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Bach: St. John Passion / Bruggen, Schafer, Sampson, Chance, Beekman, Kooij

Release Date: 04/26/2011 
Label:  Glossa   Catalog #: 921113   Spars Code: DDD 
Composer:  Johann Sebastian Bach
Performer:  Marcel BeekmanCarolyn SampsonThomas OliemansMarkus Schäfer,   ... 
Conductor:  Frans Brüggen
Orchestra/Ensemble:  Orchestra of the 18th CenturyCapella Amsterdam
Number of Discs: 2 
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Notes and Editorial Reviews

BACH Saint John Passion Frans Brüggen, cond; Markus Schäfer ( Evangelist ); Thomas Oliemans ( Jesus ); Carolyn Sampson (sop); Michael Chance (ct); Marcel Beckman (ten); Peter Kooij (bs); Cappella Amsterdam; O of the 18th Century (period instruments) GLOSSA GCD 921113 (2 CDs: 111: 15 Text and Translation)

The Read more style="font-style:italic">Saint John Passion was a work in progress throughout Bach’s tenure in Leipzig. He composed it for his first Good Friday there in 1724 and revised it three times, the last one in 1749 when he restored much that he had changed in the first two revisions. There is really no definitive edition of the Saint John Passion , and, according to Glossa’s notes, “the version presented here … largely corresponds to the version of 1724”—probably the most common option. In this era of minimalist Bach performances, Brüggen’s ensemble almost qualifies as large: There are the six essential soloists, 24 singers in the chorus, and an orchestra of 33, including a string component of 6-6-4-3-2, not counting two violas d’amore and one viola da gamba. The continuo trio is a cello, a small organ, and a theorbo, which is prominently used.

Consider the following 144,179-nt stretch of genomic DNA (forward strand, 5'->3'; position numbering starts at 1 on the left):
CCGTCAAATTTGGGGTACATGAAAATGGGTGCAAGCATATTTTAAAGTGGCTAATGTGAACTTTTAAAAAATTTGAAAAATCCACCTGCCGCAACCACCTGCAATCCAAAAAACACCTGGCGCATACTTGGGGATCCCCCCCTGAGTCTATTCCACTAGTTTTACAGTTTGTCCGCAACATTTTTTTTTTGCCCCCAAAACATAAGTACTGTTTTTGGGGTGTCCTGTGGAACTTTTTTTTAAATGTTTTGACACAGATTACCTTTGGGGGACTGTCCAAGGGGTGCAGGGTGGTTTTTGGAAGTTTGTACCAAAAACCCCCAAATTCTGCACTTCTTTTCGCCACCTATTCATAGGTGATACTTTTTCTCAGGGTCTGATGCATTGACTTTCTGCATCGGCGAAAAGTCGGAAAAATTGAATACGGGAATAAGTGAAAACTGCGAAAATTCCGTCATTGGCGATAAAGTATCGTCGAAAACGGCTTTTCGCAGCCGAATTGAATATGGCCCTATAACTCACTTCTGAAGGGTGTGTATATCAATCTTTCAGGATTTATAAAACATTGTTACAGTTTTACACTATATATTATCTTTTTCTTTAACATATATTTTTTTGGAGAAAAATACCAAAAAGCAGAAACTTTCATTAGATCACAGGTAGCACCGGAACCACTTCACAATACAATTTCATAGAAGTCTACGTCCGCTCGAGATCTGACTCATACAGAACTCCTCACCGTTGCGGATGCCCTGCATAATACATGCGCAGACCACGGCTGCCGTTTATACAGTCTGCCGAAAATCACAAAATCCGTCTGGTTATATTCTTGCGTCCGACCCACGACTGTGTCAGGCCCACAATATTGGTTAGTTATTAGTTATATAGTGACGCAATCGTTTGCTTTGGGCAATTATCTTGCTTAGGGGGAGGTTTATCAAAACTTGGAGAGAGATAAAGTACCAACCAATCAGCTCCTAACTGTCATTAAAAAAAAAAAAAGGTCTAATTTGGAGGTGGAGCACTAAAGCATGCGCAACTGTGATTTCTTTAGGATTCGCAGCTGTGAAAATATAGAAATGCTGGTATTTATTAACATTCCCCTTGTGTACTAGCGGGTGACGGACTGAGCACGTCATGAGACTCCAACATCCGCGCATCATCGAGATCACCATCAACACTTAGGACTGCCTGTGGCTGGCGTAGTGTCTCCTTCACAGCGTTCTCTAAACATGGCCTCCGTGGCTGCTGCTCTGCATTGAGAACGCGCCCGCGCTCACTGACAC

Brüggen opens with a brooding and relentless but beautifully shaped chorus, a sign of the good things to come. The Gospel narrative ensues, with Evangelist Markus Schäfer in full dramatic mode. Throughout the story the Jesus of Thomas Oliemans is a tower of strength. The chorus, very active in Saint John , has a nicely blended, full choral sound and sings with impressive precision. Five members of the choir step out to sing the minor roles in the drama. Occasionally they don’t step out quite far enough—an unfortunate consequence of a live performance recording. The soloists, for the most part, are admirable. Therein lies my dilemma. The alto aria, “Es ist vollbracht!,” is the emotional core of the Saint John Passion . Jesus has gone to the cross to atone for the sins of all humankind. He is dead; it is finished. This is the essence of Good Friday. I was taken aback by Michael Chance’s overly interpreted rendition of the aria. I’ve listened to it multiple times, and I just don’t want to hear it again. I’m not offended by it as I am by all too many “improvements” to The Star Spangled Banner at ball games. I can put aside the so-called singing of the National Anthem and still enjoy a ball game. Can I really ignore “Es ist vollbracht!” and still experience the Saint John Passion in a meaningful way? The good stuff promised by the majestic opening chorus is still there. Brüggen tells the story, directly and compassionately. And I can’t rule out the possibility that you may like the way that Michael Chance sings “Es ist vollbracht!” Your move.

FANFARE: George Chien
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Works on This Recording

Saint John Passion, BWV 245 by Johann Sebastian Bach
Performer:  Marcel Beekman (Tenor), Carolyn Sampson (Soprano), Thomas Oliemans (Baritone),
Markus Schäfer (Tenor), Michael Chance (Countertenor), Peter Kooy (Bass)
Conductor:  Frans Brüggen
Orchestra/Ensemble:  Orchestra of the 18th Century,  Capella Amsterdam
Period: Baroque 
Written: 1724; Leipzig, Germany 
Date of Recording: April, 2010 
Venue:  Leiden Stadsgehoorzaal, Netherlands 

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